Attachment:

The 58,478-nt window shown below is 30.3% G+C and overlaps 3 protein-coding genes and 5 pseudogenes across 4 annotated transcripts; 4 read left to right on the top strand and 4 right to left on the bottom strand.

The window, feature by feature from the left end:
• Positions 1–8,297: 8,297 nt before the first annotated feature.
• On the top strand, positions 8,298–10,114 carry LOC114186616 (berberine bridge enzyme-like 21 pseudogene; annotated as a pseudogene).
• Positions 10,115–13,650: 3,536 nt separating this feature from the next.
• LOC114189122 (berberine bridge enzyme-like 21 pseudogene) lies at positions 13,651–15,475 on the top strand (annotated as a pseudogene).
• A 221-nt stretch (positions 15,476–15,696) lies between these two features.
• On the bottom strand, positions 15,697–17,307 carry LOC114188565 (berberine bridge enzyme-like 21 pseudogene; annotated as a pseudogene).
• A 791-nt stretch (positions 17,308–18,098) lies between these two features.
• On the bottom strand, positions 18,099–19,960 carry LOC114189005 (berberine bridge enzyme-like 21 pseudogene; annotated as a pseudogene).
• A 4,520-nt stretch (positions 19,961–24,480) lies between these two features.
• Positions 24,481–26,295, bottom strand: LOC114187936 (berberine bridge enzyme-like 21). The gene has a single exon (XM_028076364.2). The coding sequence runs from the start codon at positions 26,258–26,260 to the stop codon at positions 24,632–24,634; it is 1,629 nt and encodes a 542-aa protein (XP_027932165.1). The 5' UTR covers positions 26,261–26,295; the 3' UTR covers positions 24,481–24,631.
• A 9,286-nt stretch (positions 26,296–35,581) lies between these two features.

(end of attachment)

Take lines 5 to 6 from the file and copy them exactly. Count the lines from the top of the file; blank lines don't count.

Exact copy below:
• Positions 10,115–13,650: 3,536 nt separating this feature from the next.
• LOC114189122 (berberine bridge enzyme-like 21 pseudogene) lies at positions 13,651–15,475 on the top strand (annotated as a pseudogene).